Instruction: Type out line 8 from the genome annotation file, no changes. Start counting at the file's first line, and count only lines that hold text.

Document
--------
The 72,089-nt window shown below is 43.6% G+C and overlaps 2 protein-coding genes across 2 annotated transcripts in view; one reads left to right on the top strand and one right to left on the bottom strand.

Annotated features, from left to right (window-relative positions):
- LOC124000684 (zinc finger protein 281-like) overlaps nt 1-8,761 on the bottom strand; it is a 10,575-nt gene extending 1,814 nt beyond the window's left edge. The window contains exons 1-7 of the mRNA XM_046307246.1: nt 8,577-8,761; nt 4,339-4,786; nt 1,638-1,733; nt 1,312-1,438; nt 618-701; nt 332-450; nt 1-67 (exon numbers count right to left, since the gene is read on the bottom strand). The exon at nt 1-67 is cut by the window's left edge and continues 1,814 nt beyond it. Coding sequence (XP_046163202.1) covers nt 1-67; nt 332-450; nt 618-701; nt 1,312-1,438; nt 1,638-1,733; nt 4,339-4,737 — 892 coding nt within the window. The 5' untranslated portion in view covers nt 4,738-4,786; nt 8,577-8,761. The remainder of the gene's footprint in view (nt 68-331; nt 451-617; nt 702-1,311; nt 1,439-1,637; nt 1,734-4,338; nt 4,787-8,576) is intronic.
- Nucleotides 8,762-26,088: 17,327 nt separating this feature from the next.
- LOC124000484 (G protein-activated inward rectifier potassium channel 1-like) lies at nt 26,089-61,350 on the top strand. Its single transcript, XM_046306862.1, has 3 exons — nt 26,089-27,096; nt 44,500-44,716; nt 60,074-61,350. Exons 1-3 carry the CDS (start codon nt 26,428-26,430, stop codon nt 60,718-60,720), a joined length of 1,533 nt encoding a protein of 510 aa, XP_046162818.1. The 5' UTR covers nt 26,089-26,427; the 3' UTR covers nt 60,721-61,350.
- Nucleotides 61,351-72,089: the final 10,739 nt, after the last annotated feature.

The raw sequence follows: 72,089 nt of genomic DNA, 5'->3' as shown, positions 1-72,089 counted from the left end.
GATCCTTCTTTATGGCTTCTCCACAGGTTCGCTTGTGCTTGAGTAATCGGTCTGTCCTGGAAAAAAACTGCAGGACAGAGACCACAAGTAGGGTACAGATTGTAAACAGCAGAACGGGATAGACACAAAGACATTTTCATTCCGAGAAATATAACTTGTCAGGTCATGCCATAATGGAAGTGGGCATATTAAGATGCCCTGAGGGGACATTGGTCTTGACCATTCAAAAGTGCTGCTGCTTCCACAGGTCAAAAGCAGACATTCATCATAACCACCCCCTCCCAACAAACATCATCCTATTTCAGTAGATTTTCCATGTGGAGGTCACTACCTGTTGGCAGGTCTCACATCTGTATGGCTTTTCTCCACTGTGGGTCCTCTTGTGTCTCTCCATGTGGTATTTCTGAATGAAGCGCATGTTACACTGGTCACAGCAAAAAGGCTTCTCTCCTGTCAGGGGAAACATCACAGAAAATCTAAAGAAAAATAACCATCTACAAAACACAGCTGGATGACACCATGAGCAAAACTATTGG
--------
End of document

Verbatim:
GATCCTTCTTTATGGCTTCTCCACAGGTTCGCTTGTGCTTGAGTAATCGGTCTGTCCTGGAAAAAAACTGCAGGACAGAGACCACAAGTAGGGTACAGATTGTAAACAGCAGAACGGGATAGACACAAAGACATTTTCATTCCGAGAAATATAACTTGTCAGGTCATGCCATAATGGAAGTGGGCATATTAAGATGCCCTGAGGGGACATTGGTCTTGACCATTCAAAAGTGCTGCTGCTTCCACAGGTCAAAAGCAGACATTCATCATAACCACCCCCTCCCAACAAACATCATCCTATTTCAGTAGATTTTCCATGTGGAGGTCACTACCTGTTGGCAGGTCTCACATCTGTATGGCTTTTCTCCACTGTGGGTCCTCTTGTGTCTCTCCATGTGGTATTTCTGAATGAAGCGCATGTTACACTGGTCACAGCAAAAAGGCTTCTCTCCTGTCAGGGGAAACATCACAGAAAATCTAAAGAAAAATAACCATCTACAAAACACAGCTGGATGACACCATGAGCAAAACTATTGG